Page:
The invention of the cylinder phonograph at the end of the
nineteenth century opened up a new world for cultural research.
Indeed, Edison's talking machine became one of the basic tools of
anthropology. It not only equipped researchers with the means of
preserving folk songs but it also enabled them to investigate a
wide spectrum of distinct vocal expressions in the emerging fields
of anthropology and folklore. Ethnographers grasped its huge
potential and fanned out through regional America to record
rituals, stories, word lists, and songs in isolated cultures.
From the outset the federal government helped fuel the momentum
to record cultures that were at risk of being lost. Through the
Bureau of American Ethnology, the Smithsonian Institution took an
active role in preserving native heritage. It supported projects to
make phonographic documentation of American Indian language, music,
and rituals before developing technologies and national expansion
might futher undermine them.
This study of the early phonograph's impact shows traditional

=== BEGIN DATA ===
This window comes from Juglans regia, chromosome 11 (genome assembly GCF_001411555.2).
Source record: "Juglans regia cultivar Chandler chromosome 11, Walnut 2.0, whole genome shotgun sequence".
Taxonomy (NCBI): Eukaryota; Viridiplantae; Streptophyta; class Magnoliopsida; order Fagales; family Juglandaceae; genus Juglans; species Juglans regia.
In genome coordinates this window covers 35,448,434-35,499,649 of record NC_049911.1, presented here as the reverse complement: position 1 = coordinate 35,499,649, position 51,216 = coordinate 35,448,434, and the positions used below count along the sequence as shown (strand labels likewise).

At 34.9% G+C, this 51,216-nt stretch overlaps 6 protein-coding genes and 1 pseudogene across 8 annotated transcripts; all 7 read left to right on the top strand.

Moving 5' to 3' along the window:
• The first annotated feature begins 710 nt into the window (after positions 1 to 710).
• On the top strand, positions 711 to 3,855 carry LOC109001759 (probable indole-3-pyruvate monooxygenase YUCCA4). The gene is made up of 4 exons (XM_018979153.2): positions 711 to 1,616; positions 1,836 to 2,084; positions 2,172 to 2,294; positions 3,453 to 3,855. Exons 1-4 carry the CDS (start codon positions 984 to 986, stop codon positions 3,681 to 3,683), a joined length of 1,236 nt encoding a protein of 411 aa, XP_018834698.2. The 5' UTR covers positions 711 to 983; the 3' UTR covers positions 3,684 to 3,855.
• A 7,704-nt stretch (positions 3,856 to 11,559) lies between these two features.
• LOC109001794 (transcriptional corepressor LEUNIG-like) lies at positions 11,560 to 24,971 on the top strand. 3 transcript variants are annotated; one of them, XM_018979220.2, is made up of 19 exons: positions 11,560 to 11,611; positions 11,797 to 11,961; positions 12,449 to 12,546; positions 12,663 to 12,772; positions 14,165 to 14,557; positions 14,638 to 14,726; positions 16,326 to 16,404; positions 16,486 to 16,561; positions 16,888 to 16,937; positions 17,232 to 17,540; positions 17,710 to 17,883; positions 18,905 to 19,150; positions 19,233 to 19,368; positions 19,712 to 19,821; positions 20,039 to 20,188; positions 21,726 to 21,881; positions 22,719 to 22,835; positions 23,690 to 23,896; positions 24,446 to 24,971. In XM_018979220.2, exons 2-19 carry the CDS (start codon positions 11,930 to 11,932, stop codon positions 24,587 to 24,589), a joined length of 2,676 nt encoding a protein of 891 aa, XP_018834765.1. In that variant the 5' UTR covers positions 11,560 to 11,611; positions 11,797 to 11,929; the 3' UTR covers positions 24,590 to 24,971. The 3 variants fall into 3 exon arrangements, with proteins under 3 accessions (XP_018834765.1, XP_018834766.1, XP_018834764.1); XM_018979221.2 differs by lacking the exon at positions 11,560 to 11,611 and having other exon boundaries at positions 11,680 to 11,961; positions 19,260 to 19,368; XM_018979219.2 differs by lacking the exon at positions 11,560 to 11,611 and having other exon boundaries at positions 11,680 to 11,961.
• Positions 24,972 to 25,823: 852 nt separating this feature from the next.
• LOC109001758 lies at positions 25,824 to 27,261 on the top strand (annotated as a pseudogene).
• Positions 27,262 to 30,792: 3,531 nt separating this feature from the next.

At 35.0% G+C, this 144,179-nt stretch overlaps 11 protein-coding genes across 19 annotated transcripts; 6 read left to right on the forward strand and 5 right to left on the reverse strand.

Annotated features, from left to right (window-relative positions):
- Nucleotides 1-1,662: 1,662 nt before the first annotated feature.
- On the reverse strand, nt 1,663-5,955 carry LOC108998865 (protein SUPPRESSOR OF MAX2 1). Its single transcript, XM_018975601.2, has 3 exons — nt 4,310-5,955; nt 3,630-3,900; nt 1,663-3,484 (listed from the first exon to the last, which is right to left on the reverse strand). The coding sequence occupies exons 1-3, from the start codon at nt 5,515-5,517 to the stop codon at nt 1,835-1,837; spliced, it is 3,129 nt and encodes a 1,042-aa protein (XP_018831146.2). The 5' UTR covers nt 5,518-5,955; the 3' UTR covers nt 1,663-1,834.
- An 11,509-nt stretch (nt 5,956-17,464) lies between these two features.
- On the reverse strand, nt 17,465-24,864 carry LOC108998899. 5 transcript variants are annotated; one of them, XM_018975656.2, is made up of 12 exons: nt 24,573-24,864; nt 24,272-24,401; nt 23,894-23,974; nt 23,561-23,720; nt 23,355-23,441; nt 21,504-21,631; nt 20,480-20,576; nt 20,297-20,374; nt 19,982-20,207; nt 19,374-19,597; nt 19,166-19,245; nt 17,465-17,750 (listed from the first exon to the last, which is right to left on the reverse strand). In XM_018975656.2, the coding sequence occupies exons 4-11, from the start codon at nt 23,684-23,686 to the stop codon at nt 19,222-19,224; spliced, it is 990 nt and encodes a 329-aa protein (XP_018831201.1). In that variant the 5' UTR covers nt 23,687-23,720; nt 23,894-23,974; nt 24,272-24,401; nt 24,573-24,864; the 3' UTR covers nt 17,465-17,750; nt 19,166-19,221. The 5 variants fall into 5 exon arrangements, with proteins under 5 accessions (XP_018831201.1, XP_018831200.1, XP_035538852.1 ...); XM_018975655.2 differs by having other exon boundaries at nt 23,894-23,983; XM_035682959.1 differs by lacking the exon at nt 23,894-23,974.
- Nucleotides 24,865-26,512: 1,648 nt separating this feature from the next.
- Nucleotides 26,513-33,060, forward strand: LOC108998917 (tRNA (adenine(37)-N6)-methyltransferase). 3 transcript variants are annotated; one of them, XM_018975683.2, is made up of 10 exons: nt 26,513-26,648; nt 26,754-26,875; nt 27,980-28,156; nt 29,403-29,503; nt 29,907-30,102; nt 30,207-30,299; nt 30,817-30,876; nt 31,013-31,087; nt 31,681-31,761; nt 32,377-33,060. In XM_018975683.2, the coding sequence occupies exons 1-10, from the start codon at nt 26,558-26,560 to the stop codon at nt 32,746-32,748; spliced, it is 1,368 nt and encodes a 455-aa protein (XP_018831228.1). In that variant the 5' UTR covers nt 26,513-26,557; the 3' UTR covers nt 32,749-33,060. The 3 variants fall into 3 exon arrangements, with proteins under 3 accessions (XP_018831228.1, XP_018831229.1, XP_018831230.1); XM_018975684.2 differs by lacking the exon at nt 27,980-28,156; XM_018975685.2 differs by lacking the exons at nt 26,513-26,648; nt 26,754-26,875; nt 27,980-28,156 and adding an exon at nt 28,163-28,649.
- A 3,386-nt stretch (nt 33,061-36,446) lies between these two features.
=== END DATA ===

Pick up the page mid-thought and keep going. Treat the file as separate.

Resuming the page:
ethnography being transformed, for attitudes of both ethnographers
and performers were reshaped by this exciting technology. In the
presence of the phonograph both fieldwork and the materials
collected were revolutionized. By radically altering the old
research modes, the phonograph brought the disciplines of
anthropology and folklore into the modern era.
At first the instrument was as strange and new to the
fieldworkers as it was to their subjects. To some the first
encounter with the phonograph was a deeply unsettling experience.
When it was demonstrated in 1878 before members of the National
Academy of Sciences, several members of the audience fainted. Even
its inventor was astonished. Of his first successful test of his
tinfoil phonograph, Thomas A. Edison said, "I was never taken so
aback in my life."
The cylinders that have survived from these times offer an
unrivaled resource not only for contemporary scholarship but also
for a grassroots renaissance of cultural and religious values. In
tracing the historical interplay of the talking machine with field
research, The Spiral Way underscores the natural adaptiblity of
cultural study to this new technology. Erika Brady is an associate
professor in the folk studies programs at Western Kentucky
University. She served as technical consultant and researcher on
the staff of the Federal Cylinder Project of the American Folklife
Center at the Library of Congress.
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